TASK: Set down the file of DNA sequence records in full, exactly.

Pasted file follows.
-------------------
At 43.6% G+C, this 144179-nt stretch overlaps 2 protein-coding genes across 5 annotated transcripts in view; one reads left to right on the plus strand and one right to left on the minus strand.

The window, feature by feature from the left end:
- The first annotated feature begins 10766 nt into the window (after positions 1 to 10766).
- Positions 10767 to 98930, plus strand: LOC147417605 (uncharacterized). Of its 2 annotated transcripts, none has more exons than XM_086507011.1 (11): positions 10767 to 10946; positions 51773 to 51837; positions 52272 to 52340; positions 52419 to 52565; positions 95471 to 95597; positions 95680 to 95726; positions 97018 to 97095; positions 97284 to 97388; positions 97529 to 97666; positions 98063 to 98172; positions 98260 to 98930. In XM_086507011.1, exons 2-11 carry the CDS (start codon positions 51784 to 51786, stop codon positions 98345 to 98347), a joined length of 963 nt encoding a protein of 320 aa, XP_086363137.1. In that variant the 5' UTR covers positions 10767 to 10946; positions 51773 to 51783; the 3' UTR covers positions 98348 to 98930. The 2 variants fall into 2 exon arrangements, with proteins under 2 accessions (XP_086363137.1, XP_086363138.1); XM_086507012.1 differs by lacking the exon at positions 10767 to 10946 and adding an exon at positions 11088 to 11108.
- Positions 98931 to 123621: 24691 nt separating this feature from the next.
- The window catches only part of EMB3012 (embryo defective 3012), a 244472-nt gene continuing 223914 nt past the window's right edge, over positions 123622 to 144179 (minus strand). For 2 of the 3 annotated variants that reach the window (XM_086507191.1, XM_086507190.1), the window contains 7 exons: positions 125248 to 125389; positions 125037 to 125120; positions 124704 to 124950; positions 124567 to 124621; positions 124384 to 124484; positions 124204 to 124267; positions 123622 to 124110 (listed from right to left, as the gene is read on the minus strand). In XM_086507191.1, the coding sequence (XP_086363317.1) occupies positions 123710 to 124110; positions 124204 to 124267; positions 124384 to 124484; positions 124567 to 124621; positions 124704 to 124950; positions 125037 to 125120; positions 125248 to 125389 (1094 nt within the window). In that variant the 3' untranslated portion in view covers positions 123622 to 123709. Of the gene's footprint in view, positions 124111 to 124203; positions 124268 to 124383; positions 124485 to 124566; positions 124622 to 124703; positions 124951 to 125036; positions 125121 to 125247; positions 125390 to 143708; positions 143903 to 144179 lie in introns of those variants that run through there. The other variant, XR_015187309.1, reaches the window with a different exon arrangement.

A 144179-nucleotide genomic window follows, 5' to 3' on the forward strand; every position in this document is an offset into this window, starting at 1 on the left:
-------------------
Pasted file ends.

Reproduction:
At 43.6% G+C, this 144179-nt stretch overlaps 2 protein-coding genes across 5 annotated transcripts in view; one reads left to right on the plus strand and one right to left on the minus strand.

The window, feature by feature from the left end:
- The first annotated feature begins 10766 nt into the window (after positions 1 to 10766).
- Positions 10767 to 98930, plus strand: LOC147417605 (uncharacterized). Of its 2 annotated transcripts, none has more exons than XM_086507011.1 (11): positions 10767 to 10946; positions 51773 to 51837; positions 52272 to 52340; positions 52419 to 52565; positions 95471 to 95597; positions 95680 to 95726; positions 97018 to 97095; positions 97284 to 97388; positions 97529 to 97666; positions 98063 to 98172; positions 98260 to 98930. In XM_086507011.1, exons 2-11 carry the CDS (start codon positions 51784 to 51786, stop codon positions 98345 to 98347), a joined length of 963 nt encoding a protein of 320 aa, XP_086363137.1. In that variant the 5' UTR covers positions 10767 to 10946; positions 51773 to 51783; the 3' UTR covers positions 98348 to 98930. The 2 variants fall into 2 exon arrangements, with proteins under 2 accessions (XP_086363137.1, XP_086363138.1); XM_086507012.1 differs by lacking the exon at positions 10767 to 10946 and adding an exon at positions 11088 to 11108.
- Positions 98931 to 123621: 24691 nt separating this feature from the next.
- The window catches only part of EMB3012 (embryo defective 3012), a 244472-nt gene continuing 223914 nt past the window's right edge, over positions 123622 to 144179 (minus strand). For 2 of the 3 annotated variants that reach the window (XM_086507191.1, XM_086507190.1), the window contains 7 exons: positions 125248 to 125389; positions 125037 to 125120; positions 124704 to 124950; positions 124567 to 124621; positions 124384 to 124484; positions 124204 to 124267; positions 123622 to 124110 (listed from right to left, as the gene is read on the minus strand). In XM_086507191.1, the coding sequence (XP_086363317.1) occupies positions 123710 to 124110; positions 124204 to 124267; positions 124384 to 124484; positions 124567 to 124621; positions 124704 to 124950; positions 125037 to 125120; positions 125248 to 125389 (1094 nt within the window). In that variant the 3' untranslated portion in view covers positions 123622 to 123709. Of the gene's footprint in view, positions 124111 to 124203; positions 124268 to 124383; positions 124485 to 124566; positions 124622 to 124703; positions 124951 to 125036; positions 125121 to 125247; positions 125390 to 143708; positions 143903 to 144179 lie in introns of those variants that run through there. The other variant, XR_015187309.1, reaches the window with a different exon arrangement.

A 144179-nucleotide genomic window follows, 5' to 3' on the forward strand; every position in this document is an offset into this window, starting at 1 on the left: